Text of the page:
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The Story of Switching the Authentication Infrastructure from HENNGE to Azure Ad

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Introduction

Hello! I am rioma from KINTO Technologies' Development Support Division. I usually work as a corporate engineer, maintaining and managing the IT systems used throughout the company. We recently held a study session in the form of case study presentations and roundtable discussions, specializing in the corporate IT area under the title "KINTO Technologies MeetUp! - Sharing Four Cases for Information Systems Professionals by Information Systems Professionals." In this article, I will introduce the content of the case study presented at that study session, along with supplementary information.

Why We Chose This Topic

We had an idea to host our first ever study session, inviting professionals from outside our organization. Given that we had a project available that could serve as a presentation topic, I proposed focusing on the theme of transitioning to authentication infrastructures. Although the transition was technically from our sister company, KINTO, and their environment -not ours-, I believe I was able to provide a preliminary introduction to KINTO Technologies' corporate IT activities, encompassing our schedule and events occurring at that time. In this article, I will briefly supplement the information presented and provide a reintroduction of the content.

Premise

"Why was it necessary to switch to a new authentication infrastructure?" At KINTO, there were a lot of minor inconveniences and security issues surrounding the authentication infrastructure. After considering Microsoft Entra ID (formerly Azure AD), it appeared to be the optimal solution, so we decided to proceed with switching to Entra ID. Other reasons for this choice included the fact that KINTO Technologies' authentication infrastructure was already Entra ID, motivating us to implement it with the goal of enhancing collaboration, such as tenant integration, and the fact that we had the Microsoft E3 license but were not making the most of it. There were also significant advantages in terms of cost cutting.

On Switching Over

There were two considerations when making the switch. The first, to implement access policies which were previously controlled using certificates under similar conditions but without using certificates. The setting is based on conditional access, but as an overview, I was able to implement an access policy that is more robust and flexible than the existing one by combining settings such as "devices registered with MDM" as a condition and blocking any non-matching attribute values.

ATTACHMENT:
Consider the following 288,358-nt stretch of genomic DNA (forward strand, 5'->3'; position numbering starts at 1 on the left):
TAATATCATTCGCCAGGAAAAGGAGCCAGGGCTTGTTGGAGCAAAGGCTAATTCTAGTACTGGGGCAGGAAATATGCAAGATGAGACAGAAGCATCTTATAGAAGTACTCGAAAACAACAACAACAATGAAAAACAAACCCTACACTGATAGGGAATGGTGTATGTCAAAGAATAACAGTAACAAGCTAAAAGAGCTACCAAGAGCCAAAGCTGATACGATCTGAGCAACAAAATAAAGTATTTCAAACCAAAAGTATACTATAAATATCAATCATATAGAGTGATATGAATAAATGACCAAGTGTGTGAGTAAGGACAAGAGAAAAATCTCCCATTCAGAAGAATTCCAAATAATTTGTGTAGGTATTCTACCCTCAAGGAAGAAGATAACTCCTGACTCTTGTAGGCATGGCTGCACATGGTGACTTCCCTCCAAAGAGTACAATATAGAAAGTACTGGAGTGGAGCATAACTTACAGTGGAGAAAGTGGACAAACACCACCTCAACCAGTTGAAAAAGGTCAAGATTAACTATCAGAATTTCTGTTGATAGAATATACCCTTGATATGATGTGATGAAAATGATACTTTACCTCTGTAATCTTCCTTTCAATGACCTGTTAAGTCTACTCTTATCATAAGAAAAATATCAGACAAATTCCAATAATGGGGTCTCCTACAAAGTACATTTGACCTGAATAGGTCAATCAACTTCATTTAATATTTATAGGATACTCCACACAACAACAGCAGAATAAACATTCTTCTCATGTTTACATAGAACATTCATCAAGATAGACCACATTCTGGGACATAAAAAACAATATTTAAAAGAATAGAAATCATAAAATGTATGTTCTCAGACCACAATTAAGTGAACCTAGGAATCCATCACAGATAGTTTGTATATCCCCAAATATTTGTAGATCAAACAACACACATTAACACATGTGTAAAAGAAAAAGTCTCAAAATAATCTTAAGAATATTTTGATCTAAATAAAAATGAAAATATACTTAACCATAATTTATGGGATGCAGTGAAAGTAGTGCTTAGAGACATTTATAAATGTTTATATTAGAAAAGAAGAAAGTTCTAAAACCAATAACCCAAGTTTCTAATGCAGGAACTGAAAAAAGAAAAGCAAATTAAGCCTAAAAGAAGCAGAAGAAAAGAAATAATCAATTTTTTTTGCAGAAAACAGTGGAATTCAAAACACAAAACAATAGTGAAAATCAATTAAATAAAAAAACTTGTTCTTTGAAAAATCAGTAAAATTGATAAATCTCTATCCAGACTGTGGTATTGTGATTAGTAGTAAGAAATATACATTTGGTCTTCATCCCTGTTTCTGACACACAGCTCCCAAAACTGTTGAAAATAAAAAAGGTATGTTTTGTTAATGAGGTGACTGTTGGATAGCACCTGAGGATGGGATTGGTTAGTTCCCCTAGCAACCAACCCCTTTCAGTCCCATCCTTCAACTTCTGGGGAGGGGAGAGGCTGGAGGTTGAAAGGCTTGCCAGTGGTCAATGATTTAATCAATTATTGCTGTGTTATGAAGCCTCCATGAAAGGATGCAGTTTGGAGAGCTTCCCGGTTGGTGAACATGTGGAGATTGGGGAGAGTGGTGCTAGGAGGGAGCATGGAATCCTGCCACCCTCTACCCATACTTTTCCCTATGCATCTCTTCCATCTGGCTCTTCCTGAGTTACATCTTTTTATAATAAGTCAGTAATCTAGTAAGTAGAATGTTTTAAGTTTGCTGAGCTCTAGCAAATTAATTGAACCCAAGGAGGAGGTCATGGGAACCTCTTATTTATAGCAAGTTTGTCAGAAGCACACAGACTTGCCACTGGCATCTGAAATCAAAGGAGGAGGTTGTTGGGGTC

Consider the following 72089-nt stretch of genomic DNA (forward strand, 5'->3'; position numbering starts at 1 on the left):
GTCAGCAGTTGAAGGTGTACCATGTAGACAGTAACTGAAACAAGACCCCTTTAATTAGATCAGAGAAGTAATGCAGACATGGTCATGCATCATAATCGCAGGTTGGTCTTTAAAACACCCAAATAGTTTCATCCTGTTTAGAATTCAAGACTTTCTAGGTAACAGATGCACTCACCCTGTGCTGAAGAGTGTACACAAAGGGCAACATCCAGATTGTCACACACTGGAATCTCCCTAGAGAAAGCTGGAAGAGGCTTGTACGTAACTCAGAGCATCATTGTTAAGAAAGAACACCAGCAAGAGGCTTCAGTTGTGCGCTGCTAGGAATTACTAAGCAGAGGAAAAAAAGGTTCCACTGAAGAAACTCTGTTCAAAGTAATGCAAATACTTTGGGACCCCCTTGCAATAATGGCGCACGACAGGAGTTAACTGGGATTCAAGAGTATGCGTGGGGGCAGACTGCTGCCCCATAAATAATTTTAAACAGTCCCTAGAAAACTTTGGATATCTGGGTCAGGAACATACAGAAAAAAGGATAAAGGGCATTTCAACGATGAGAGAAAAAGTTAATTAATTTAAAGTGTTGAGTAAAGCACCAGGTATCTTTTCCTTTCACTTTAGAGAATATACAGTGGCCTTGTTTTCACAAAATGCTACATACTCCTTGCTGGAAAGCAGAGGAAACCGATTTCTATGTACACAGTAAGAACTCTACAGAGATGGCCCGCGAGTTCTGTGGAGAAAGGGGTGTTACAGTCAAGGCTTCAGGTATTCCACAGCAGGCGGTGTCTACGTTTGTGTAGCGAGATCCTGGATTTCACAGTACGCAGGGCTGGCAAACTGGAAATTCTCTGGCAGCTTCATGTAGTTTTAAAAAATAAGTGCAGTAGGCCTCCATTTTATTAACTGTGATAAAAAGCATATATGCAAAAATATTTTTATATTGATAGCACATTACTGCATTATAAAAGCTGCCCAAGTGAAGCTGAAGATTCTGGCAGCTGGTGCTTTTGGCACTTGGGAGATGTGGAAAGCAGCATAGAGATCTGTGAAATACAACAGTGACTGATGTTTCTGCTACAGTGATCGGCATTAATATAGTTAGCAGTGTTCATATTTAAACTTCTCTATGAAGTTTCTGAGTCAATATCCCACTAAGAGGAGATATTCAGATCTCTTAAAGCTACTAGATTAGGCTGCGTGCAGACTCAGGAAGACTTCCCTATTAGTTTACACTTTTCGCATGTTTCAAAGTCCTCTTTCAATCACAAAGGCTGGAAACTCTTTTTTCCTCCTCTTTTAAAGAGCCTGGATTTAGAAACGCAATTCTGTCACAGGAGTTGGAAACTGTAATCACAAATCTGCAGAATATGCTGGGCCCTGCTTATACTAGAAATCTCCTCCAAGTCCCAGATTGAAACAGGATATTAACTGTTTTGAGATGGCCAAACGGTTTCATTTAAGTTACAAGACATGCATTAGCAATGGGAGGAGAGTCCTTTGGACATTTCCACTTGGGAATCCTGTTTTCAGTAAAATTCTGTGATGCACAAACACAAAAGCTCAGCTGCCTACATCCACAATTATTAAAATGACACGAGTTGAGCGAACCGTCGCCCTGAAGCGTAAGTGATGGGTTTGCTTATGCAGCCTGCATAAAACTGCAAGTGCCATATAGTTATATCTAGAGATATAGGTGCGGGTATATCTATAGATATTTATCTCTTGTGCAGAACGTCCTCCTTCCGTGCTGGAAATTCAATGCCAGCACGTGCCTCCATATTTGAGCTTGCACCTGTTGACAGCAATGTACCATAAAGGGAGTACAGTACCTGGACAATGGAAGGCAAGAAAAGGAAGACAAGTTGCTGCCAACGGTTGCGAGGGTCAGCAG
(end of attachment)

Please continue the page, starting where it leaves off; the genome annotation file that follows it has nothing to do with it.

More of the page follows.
The second is a specification that passwords for all accounts are reset when switching. The specification had quite a strong impact, and I had to find a way to respond to it without affecting all our internal members. To address this, I changed the passwords for all accounts following a forced system reset, based on certain rules. Since the change rules were known beforehand, and detailed procedures after logging in were also deployed, the login process posed no issues, and there were only a few inquiries. *In fact, most people were using PINs instead of passwords to log in, so the announcement about the changed password was not particularly meaningful; instead, it led to a bit of confusion.

Trouble Surrounding Switching Work

While it is one of the most common cases in the development of procedure manuals, I received numerous comments that the explanation of the procedure manual and work outline was difficult to understand. This was almost 100% my fault. I was overly focused on explaining the risks and effects of such a big-impact work as switching authorization infrastructures, choosing words and explanations that proved challenging for those less familiar with such systems. As mentioned above, I only realized just before the switchover that one of the PC login patterns after the switchover was to log in with PINs. The login instruction that had been developed in advance of the switchover did not mention this at all. This created a puzzling situation for those accustomed to logging in with PINs. Fortunately, I managed to fix the materials on the last day and the day of the switchover, but the repeated revisions and reissues were time consuming and confusing. In addition, I noticed a design error during the switchover, and had to take the slightly unreasonable response of implementing the switchover procedure while correcting the design and procedure manual. I was relieved that the issue was not a fundamental part of the project. Please see the attached slides as there are more issues.

Conclusion

While there were some minor inquiries and suggestions, no critical issues such as extended downtime preventing work for extended periods occurred. Consequently, the switchover of the authentication infrastructure was successfully implemented. Later, I was very happy to hear from internal staff who said, "It's amazing that there were few inquiries or business impact despite the scale of the transition." I will continue to implement system changes/transitions in the future, and aim to better our internal environment based on this experience.

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